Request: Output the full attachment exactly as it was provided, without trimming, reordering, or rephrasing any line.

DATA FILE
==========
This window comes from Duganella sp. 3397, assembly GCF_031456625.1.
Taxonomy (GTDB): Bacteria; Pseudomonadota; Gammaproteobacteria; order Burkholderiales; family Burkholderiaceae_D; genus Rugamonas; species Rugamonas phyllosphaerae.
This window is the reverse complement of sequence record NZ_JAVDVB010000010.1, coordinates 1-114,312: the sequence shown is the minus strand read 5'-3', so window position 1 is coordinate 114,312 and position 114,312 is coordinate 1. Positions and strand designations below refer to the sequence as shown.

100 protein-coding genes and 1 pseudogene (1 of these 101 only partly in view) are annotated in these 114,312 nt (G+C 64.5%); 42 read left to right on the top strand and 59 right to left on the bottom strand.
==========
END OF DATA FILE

This window comes from Duganella sp. 3397, assembly GCF_031456625.1.
Taxonomy (GTDB): Bacteria; Pseudomonadota; Gammaproteobacteria; order Burkholderiales; family Burkholderiaceae_D; genus Rugamonas; species Rugamonas phyllosphaerae.
This window is the reverse complement of sequence record NZ_JAVDVB010000010.1, coordinates 1-114,312: the sequence shown is the minus strand read 5'-3', so window position 1 is coordinate 114,312 and position 114,312 is coordinate 1. Positions and strand designations below refer to the sequence as shown.

100 protein-coding genes and 1 pseudogene (1 of these 101 only partly in view) are annotated in these 114,312 nt (G+C 64.5%); 42 read left to right on the top strand and 59 right to left on the bottom strand.